“…I tried to grow carrot tops but mine failed. How are yours doing?” – Jessica

Charlotte: About 80 percent of mine have made it so far. I think the trick is to give them a good half inch of carrot as a base so the top has food as it establishes new roots. As you can see in the picture, I need to do some work amending my soil so it’s easier for the carrot root to grow downward. Now where is my compost?

“Tulips I bought have stopped blooming. Now what do I do with them?” – Sharon

Charlotte: You can plant spent tulips outside and have them bloom again in a couple of years. Don’t cut off the green tops. Let them die back to yellow and fall off. If you can’t wait that long, replant bulbs in your garden leaving greenery on top. In fall, give the bulbs a little bone meal mixed into the soil. In a couple of years, you should have tulips blooming again. Around here, most tulips only bloom for three to four years unless the soil is amended with compost. Mice also like to eat the bulbs for winter food.

“How can I control chickweed without poison? Pulling it up is not likely to work in the place where we have it. Another question for the gardening and bee maven: Our backyard borders some woods. The area is kind of shady and there are dead patches there. Thinking about planting something bee-friendly. Any suggestions?” – Bob

Charlotte: Chickens like to eat chickweed so that’s one safer option. If you can’t easily access the plants to pull them up, pour boiling water on their roots. You may need to repeatedly remove them before you completely clear the area of their seeds.
In terms of shady, bee-friendly plants, clover is a good choice since it will grow in both sunny and shady areas. Other options include violets and self-heal, both which grow nicely in shade. Extend a flower border to make a wide swath to have larger areas of flowers to better attract pollinators than just filling in bare spots.

“None of my daffodils bloomed this year. Do I need to dig them up and throw them away?” – Sandy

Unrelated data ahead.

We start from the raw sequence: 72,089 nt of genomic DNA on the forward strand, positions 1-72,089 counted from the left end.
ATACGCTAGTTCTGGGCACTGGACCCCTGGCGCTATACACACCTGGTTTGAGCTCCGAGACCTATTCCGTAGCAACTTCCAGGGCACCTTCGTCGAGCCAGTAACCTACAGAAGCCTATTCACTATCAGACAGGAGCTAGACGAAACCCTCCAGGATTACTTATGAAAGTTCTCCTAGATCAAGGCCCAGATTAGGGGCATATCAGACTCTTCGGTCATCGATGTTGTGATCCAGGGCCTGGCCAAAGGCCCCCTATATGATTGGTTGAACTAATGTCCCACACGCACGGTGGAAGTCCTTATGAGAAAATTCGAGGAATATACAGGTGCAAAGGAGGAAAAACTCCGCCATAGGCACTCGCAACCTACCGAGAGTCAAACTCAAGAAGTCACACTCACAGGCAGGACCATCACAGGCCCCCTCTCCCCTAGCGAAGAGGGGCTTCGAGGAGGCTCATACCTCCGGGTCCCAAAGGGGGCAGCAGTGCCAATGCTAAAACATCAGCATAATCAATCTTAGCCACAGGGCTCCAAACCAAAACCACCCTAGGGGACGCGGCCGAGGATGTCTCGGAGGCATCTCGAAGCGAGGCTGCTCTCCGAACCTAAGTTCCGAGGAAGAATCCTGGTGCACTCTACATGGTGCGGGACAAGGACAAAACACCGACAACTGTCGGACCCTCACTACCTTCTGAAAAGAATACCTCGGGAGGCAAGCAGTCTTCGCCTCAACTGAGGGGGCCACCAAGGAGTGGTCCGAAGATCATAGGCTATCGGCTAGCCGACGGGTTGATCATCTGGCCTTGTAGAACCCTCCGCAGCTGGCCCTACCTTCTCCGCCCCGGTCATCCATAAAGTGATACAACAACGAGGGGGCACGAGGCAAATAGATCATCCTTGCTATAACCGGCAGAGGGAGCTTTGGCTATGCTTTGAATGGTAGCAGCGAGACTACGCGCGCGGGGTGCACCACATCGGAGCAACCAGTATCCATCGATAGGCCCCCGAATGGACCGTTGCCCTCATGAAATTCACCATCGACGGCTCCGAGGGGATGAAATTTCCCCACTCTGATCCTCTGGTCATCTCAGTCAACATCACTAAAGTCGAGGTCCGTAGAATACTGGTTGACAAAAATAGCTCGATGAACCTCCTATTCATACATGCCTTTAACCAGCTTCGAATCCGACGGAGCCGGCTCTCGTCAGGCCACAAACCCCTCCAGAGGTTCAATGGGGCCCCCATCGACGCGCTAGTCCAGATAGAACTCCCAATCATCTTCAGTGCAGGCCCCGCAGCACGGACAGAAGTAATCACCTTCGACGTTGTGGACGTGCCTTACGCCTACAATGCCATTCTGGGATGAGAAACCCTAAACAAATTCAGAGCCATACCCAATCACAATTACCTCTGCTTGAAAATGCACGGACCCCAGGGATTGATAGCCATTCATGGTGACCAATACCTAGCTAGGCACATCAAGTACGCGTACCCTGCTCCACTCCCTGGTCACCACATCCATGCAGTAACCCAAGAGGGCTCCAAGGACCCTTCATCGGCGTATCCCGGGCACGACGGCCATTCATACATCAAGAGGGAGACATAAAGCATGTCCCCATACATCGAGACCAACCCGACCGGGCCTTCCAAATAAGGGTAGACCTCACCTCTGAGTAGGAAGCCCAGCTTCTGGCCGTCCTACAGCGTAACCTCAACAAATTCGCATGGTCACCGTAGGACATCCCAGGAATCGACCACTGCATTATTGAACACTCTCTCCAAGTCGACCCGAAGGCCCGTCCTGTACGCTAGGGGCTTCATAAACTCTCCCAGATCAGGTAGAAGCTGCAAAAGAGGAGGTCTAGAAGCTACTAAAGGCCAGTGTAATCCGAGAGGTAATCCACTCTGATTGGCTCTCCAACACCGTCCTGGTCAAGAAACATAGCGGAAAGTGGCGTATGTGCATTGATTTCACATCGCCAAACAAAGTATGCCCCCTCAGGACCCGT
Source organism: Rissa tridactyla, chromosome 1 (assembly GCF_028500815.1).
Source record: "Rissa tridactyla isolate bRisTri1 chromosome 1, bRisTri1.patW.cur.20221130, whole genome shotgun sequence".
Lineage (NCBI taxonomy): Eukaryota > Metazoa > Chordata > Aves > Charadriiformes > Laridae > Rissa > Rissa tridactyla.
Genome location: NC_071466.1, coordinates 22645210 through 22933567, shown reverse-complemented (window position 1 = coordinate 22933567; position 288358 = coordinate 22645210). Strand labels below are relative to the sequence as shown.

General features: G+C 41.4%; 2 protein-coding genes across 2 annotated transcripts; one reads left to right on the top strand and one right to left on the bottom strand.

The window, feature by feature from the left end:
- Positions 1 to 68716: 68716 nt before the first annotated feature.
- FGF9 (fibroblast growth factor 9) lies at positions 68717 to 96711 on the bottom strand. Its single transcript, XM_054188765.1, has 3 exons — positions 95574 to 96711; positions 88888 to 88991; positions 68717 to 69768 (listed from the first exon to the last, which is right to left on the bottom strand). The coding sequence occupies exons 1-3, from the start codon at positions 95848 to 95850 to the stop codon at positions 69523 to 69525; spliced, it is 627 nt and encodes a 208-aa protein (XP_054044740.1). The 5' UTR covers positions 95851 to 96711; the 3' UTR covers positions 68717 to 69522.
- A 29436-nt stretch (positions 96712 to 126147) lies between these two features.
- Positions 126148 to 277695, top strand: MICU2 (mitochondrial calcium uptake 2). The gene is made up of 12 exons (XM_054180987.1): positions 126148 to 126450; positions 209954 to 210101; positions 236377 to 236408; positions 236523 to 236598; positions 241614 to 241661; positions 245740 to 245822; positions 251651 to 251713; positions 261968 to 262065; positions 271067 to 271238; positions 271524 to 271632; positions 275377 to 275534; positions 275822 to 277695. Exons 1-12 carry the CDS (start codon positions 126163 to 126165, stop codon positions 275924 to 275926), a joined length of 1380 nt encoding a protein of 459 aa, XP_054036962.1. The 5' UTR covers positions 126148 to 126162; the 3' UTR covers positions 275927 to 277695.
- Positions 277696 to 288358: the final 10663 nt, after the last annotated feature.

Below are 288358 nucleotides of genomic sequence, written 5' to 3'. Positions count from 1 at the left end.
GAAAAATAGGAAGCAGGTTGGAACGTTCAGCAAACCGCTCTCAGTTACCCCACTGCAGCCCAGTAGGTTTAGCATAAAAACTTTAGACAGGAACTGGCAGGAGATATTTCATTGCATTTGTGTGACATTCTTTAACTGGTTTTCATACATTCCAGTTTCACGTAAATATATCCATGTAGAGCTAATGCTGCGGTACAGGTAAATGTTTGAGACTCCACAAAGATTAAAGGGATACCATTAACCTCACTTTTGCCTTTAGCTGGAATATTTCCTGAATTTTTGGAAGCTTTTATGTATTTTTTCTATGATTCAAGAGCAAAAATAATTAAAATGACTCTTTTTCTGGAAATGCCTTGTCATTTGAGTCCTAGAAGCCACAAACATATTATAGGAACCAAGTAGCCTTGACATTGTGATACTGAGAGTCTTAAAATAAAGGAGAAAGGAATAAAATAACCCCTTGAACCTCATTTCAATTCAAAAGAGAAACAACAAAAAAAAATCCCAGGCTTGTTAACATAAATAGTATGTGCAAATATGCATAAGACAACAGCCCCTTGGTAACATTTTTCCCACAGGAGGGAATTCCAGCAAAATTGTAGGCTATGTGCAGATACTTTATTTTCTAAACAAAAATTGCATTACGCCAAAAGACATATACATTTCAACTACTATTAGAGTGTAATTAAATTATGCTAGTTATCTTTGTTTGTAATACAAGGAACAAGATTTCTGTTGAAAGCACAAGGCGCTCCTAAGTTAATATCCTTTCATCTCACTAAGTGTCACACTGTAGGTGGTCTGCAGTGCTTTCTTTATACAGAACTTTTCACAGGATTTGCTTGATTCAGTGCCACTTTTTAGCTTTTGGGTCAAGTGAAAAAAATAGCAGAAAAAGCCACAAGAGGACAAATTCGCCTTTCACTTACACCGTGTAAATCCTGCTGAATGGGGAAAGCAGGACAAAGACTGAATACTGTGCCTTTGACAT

Charlotte: Sounds like your daffodil bulbs need to be dug up, separated and re-planted. Once leaves start to turn yellow, dig them up gently so you don't cut through the bulbs or cut them off. You can either allow them to dry, then plant this fall, or get them back in the ground now, which I would be tempted to do. Give each bulb a good 4 inches in between so you don't have to dig them up for a few more years. This fall, also give them a little dose of bone meal to help them store energy for next spring and you should have blooming daffodils again.

“This is a lettuce leaf. Is it big enough to eat?” – Bill

Charlotte: There are a number of different lettuces one can grow at home. Most won't grow the size of grocery store lettuce. When it reaches 4-6 inches, it should be easy to harvest by gently tearing the leaf off at the plant base. Leave the roots in the ground. If weather stays cool, you may get a couple more crops before the plant bolts, or flowers. If leaves taste a little tart or sour, you've left them on the plant too long. Remove and let new leaves grow.

“Why don't you have more photos of you?" -- Julie

Charlotte: Heavens, no, I don't believe in selfies. Seeing what is happening in my garden is far more interesting, don't you think?

Charlotte Ekker Wiggins is a certified gardener sharing gardening tips in a changing climate. Copyright 2014 used with permission by Rolla Daily News and Waynesville Daily Guide. All rights reserved. This material may not be published, broadcast, rewritten or redistributed. Contact Charlotte at chargardens@gmail.com.